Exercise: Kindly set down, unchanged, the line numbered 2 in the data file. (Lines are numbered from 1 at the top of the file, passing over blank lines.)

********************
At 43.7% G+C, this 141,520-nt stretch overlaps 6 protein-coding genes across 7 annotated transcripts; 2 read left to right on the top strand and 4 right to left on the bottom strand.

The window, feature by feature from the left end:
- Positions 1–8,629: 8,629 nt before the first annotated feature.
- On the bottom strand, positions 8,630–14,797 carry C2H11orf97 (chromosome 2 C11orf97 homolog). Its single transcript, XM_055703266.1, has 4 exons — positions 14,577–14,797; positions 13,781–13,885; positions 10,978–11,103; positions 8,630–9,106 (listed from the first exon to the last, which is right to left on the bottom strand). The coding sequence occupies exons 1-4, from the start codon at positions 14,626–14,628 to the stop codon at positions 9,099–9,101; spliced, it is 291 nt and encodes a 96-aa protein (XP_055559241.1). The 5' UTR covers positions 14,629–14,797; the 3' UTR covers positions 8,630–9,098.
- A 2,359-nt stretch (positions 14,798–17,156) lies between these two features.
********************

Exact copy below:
The window, feature by feature from the left end: